WATCH: Romney Laments “It’s Going to Get Very Lonely” in Post-Impeachment Vote Interview

Chris Wallace interviewed Republican Senator Mitt Romney Wednesday about his decision to vote to convict President Trump on abuse of power article of impeachment.

The Week reports “You realize,” Fox News’ Chris Wallace told Sen. Mitt Romney (R-Utah) on Wednesday, “this is war.”

He was referring to the fact that Romney announced on the Senate floor Wednesday afternoon he plans to vote to convict President Trump for abuse of power. After this news hit, Fox News aired an interview with Romney taped earlier in the day, during which the Utah Republican spoke about the inevitable fallout within the Republican Party to this decision.

“It is the last decision I wanted to take,” Romney said. “The personal consequences, the political consequences that fall on me as a result of that are going to be extraordinary.”

But Romney said he feels he “has to” vote this way after concluding that “what the president did was grievously wrong.” Going forward, Romney agreed with Wallace’s assessment that it’s going to get quite “lonely” for him in Washington, D.C.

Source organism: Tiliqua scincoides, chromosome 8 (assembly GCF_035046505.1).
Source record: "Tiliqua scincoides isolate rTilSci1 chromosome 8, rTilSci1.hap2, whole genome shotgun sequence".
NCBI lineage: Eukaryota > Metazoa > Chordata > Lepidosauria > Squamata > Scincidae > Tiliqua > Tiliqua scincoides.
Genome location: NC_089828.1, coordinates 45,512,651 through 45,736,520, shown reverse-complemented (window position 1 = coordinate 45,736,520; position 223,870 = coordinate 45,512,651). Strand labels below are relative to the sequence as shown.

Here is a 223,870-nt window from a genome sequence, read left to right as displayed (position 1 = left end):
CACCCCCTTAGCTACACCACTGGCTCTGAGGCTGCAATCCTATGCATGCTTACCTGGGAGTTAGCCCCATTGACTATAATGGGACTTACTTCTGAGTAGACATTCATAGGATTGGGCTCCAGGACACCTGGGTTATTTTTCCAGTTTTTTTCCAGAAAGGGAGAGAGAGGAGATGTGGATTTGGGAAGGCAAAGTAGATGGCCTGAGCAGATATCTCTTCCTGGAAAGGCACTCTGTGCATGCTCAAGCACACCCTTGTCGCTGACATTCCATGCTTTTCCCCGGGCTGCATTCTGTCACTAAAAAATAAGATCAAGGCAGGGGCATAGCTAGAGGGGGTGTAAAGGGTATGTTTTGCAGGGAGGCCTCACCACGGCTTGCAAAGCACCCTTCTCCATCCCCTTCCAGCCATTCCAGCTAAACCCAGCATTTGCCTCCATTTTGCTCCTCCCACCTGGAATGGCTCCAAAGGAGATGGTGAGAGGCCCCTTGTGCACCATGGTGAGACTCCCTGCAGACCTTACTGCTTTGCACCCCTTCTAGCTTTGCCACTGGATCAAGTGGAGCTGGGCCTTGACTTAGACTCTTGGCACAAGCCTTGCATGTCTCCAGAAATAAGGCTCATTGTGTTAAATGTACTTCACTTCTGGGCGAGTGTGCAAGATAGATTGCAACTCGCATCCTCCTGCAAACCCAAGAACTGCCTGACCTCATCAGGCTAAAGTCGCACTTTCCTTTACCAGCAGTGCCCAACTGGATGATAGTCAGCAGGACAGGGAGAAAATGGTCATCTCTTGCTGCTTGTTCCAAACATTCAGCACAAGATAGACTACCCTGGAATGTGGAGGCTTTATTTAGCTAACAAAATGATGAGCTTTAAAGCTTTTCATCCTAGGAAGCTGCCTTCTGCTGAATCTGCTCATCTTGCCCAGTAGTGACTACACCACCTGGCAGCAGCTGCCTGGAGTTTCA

“Yeah, it’s going to get very lonely,” Romney said. “And again, the consequences are significant. … There has not been a morning since this process began that I slept beyond 4 a.m.”

Wallace reminded Romney that Trump “will never forgive you for this,” which seems like a safe assumption.

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Earlier TCO reported Mitt Romney shook the political world by being the likely only Republican Senator to vote with Democrats to convict President Trump.

Romney claimed that not hearing from John Bolton as a witness was the final straw in deciding to vote to convict Trump and his “oath before God” demanded he vote to convict.

Mitt Romney:

I’m aware that there are people in my party and in my state who will strenuously disapprove of my decision and in some quarters I will be vehemently denounced.

I’m sure to hear abuse from the President and his supporters.

Does anyone seriously believe, that I would consent to these consequences other than from an inescapable that my oath before God demanded of me.

I sought to hear testimony from John Bolton not only because I believed he could add context to the charges, but also because I hoped that what he might say might raise reasonable doubt and thus remove from me the awful obligation to vote for impeachment.

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This article first appeared on TheConservativeOpinion.com 

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